The Class of Process is identified by the following
traits and characteristics:
Process Type Name
Class 6 Ill-defined
Class 5 Defined
Class 4 Refined
Class 3 Capable
Class 2 Efficient and Effective
Class 1 Mature
82 LESSONS IN SIX SIGMA
The decision whether to make a process Class 1 or
Class 2 or Class 3 is a business call and is dependant on
customer requirements. Remember, in certain pro-cesses;
even a Class 3 process is fine while in others it
is imperative that the process in Class1. There are huge
costs associated in taking processes from Class 3 to Class
1. And this extra cost is to a need of the customer and
he or she is willing to pay for it.
Moving from Class 1 to Class 6 is not an easy task.
The diagram gives an approximate time frame for a
process to reach from Class 6 to Class 1. The duration
may change based on the complexity and current state
of the process.
Time Estimates for Class based Improvements
The time frames mentioned are pretty ambitious and
we should not try to shorten it by taking short cuts. As
84 LESSONS IN SIX SIGMA
improvements happen it is important to give sufficient
time to allow the improvements to ingrain within the
Six Sigma Takeaway
Ascertaining the class of process shall give insights
into the Sigma levels that should be achieved.
DEBASHIS SARKAR 85
While executing DMAIC projects do not take
short cuts. Follow all the steps
Six Sigma project essentially comprises five steps which
have been scripted below:
o Step 1—Define: This is the first step of Six Sigma
methodology and sets the foundation for carrying
out an improvement project. It aims to clearly
define the project with the champion while
scripting clear goals and specifying the process
with its customers and suppliers. The deliverables
of this step are:
l Project charter (comprising problem statement,
goal statement, business case, primary quality
characteristics also called CTQ, project mile-stones,
what is in its scope, what is out of its
scope, definition of a defect).
l Project boundaries.
l High level process map.
86 LESSONS IN SIX SIGMA
l Key process customers and suppliers.
l Project plan.
l Formation of a project’s team.
l Type of resources that will be required.
o Step 2—Measure: The second step of a DMAIC
methodology aims to gather data for establishing
the current state. The objective of this step is to
find out the extent of the problem and collect data
to ascertain the few vital root causes. The
deliverables of this step are:
l Identifying the Xs which affect the Y. (This is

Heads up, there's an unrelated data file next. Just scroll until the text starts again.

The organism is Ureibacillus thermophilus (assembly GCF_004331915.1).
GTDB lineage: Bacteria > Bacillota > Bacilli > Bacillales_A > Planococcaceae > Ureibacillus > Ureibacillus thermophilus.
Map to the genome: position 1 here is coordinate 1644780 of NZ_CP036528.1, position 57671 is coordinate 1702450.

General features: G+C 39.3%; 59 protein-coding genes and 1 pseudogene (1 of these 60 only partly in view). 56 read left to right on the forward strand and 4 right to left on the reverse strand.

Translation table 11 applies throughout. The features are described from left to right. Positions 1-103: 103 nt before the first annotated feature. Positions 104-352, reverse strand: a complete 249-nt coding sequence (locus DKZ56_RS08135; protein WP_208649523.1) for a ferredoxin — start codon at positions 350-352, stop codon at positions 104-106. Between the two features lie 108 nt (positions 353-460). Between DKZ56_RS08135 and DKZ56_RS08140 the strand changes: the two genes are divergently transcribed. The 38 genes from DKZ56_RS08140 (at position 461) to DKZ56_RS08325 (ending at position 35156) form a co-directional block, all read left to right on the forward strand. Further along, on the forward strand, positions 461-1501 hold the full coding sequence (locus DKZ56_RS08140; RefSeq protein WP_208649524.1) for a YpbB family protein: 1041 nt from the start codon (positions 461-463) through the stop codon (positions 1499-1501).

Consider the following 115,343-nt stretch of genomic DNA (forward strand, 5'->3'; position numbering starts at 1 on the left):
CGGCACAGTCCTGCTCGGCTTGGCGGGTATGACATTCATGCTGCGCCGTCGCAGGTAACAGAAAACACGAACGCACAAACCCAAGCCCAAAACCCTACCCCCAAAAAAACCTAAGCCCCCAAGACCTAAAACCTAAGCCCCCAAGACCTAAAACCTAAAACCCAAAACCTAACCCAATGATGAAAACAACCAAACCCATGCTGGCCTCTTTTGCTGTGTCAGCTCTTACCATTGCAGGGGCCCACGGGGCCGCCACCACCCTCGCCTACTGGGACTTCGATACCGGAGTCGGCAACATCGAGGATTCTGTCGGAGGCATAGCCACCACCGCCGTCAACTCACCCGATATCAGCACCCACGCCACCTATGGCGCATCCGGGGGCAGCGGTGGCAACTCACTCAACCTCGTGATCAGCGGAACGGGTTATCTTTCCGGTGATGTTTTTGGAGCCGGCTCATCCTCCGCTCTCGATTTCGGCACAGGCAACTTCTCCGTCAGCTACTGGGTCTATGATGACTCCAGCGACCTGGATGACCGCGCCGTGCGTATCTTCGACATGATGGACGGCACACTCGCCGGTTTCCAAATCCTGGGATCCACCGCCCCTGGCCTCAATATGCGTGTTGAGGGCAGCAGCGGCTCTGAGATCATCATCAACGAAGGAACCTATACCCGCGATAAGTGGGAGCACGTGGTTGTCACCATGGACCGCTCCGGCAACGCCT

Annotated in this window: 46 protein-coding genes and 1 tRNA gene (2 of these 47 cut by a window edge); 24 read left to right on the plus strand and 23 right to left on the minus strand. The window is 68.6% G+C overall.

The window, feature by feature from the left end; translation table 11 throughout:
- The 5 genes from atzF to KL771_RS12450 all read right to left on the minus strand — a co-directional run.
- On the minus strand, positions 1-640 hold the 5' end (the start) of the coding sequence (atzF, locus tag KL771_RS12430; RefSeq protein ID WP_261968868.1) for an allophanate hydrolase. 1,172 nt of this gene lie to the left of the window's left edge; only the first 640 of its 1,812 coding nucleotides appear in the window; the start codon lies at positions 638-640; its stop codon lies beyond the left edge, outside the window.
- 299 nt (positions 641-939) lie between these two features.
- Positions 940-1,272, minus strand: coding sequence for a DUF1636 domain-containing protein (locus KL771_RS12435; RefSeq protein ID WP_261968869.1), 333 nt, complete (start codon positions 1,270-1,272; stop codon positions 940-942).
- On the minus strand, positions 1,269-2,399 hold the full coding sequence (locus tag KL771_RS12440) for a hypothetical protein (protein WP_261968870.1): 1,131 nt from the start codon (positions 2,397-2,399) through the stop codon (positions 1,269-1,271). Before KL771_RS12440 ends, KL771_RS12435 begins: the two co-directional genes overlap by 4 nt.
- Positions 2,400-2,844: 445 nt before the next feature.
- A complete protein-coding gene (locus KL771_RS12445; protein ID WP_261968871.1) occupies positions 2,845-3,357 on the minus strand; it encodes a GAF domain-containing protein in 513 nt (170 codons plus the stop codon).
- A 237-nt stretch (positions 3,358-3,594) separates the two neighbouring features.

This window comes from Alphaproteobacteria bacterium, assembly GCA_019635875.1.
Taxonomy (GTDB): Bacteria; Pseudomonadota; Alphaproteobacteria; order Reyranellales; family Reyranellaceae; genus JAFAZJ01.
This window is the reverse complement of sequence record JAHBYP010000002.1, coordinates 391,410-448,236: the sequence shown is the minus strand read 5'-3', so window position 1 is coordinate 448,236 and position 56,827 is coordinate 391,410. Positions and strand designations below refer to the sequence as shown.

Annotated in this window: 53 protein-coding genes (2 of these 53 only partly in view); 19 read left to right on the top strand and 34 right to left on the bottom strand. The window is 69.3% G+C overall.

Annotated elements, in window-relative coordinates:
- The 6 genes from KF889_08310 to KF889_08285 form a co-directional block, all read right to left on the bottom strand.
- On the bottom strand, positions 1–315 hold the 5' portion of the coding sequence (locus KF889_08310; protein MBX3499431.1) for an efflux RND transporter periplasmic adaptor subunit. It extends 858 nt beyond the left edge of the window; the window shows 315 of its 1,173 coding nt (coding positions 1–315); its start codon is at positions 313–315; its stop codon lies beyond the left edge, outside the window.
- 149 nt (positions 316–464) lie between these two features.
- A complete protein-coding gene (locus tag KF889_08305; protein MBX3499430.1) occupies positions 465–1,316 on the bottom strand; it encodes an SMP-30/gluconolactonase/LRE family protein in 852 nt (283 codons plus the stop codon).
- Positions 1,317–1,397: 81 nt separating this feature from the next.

from the relationship Y= f (x), where Y is the
outcome of a process and Xs are the causes of
the predictors of the process).
l Detailed process map.
l Cause and effect diagram and a cause and effect
l Data collection plan.
l Sampling strategy and sample size.
l Measurement system including gauge repeat-ability
and reproducibility study.
l Carrying out data collection to ensure there is
sufficient data for analysis.
l Baselining the current performance levels or
l Ascertaining yields.
o Step 3—Analyze: This step endeavours to unfurl
the potential sources of variation and reduce the
number of process variables to be acted on in the
DEBASHIS SARKAR 87
improvement phase. Some of the key deliverables
of this step are:
l Process capability.
l Statistical analysis of the significance of X
variables with respect to Y, leverage tools as
analysis of variance (ANOVA), regression
l Detailed process map.
l Statistically validated root causes of the
l Prioritized areas for improvement.
o Step 4—Improve: In this phase the root causes of
the problem should be removed and the solution
in the process need to be standardized. The
proposed solutions are confirmed in this stage and
the implementation strategy is worked out. To
ensure that the solutions are effective, they are
tried out in a prototype before commencing on a
full-fledged improvement. Some of the key
deliverables of this step are:
l Potential solutions.
l New process map.
l Piloting solutions.
l Incorporating the learnings of the pilot in the
l Identification of resources that are needed for
l Revised tolerances of the modified process.
l New capability analysis.
88 LESSONS IN SIX SIGMA